Ellefson managed to kick drugs for good in 1991. Mustaine needed a bit more convincing. He first tried to curb his vices in 1988 by delving into Asian and Middle Eastern philosophies and the Bible. But in 1989 he was arrested for driving under the influence and was ordered to enter a 12-step program. The treatment seemed to work, and Mustaine stayed clean for two years. In March 1991 he married his girlfriend of six months, Pam, a swimsuit model who also worked at the Arbitron ratings company. A year later she gave birth to their son, Justis. (Today the Mustaines also have a daughter, Electra, two.)
On the surface, all seemed blissful. But while touring in Eugene, Oregon, in February 1993, Mustaine not only relapsed, he overdosed. “My wife didn’t like the smell of alcohol on me, but I was too clever to be defeated by something as simple as the smell of alcohol, so I started taking Valium instead,” he says. “I took too many, and my heart stopped. The hospital actually called my wife to say I had died —‘so don’t bother coming.’”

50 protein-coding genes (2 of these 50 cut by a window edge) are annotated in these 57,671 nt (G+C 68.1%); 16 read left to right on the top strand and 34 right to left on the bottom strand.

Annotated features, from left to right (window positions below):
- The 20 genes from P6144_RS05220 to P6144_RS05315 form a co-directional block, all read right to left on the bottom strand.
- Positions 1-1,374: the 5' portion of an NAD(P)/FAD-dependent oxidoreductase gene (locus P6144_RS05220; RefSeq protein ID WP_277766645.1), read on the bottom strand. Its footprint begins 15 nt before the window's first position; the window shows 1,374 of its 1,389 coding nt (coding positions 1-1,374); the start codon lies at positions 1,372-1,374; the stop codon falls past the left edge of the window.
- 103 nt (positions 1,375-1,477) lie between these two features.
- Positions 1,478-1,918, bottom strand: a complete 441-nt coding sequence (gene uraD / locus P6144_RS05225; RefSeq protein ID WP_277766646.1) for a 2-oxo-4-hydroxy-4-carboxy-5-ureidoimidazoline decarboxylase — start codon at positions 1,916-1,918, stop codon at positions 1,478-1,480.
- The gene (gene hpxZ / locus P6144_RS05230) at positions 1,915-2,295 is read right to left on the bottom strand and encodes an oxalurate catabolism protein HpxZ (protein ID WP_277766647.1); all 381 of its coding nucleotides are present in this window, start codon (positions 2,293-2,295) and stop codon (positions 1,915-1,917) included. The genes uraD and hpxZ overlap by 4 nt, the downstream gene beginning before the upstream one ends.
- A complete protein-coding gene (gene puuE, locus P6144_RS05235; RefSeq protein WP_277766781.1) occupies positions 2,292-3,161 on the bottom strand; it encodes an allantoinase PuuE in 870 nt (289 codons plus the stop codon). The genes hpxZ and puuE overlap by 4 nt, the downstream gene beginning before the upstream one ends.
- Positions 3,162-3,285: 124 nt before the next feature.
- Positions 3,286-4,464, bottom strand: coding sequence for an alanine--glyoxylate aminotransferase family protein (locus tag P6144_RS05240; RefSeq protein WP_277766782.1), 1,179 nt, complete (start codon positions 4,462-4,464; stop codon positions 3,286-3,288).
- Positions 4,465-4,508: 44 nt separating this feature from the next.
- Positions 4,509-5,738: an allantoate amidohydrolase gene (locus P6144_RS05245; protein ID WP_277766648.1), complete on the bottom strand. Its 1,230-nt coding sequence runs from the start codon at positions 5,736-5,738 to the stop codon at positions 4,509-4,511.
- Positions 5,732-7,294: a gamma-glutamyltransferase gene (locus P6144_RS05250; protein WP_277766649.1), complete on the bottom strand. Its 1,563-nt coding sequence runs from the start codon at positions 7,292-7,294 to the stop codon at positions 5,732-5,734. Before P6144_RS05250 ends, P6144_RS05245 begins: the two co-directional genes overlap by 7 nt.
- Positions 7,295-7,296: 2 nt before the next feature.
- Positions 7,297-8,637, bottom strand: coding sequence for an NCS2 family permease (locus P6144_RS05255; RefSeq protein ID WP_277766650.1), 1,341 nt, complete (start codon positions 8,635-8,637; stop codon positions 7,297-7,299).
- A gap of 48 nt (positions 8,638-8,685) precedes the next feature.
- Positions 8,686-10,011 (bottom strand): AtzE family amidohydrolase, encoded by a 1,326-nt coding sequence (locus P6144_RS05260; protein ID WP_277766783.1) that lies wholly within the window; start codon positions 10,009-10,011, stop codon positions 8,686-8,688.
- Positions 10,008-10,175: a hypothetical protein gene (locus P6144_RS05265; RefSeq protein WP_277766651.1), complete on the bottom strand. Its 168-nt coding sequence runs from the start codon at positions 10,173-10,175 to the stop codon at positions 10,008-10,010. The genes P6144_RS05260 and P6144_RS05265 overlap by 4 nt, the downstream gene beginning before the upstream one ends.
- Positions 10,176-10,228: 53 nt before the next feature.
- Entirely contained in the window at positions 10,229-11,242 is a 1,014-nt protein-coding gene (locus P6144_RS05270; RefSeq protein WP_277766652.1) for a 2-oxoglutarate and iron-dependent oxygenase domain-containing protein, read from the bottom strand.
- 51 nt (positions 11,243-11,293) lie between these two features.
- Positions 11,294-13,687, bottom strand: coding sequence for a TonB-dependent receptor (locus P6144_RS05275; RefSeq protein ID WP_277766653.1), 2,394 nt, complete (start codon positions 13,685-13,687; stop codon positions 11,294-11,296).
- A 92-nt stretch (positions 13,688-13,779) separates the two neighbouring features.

“Religion is for people who are afraid of going to hell, and spirituality is for people like me who’ve been there.”
That brush with death had a profound effect on Mustaine. Although he didn’t sober up for another two years, he did start reevaluating his life, and decided he was setting a bad example for his fans and family. He began calling to a higher power to help guide him through his troubles. “Some force intervened,” says Mustaine, “and said, ‘We’re not ready to see you yet’ — and that’s when I went, ‘Okay, whatever you want me to do, I’m gonna do it.’ Whatever this force is, it has given me an opportunity to help other people who are going through what I’ve been through.”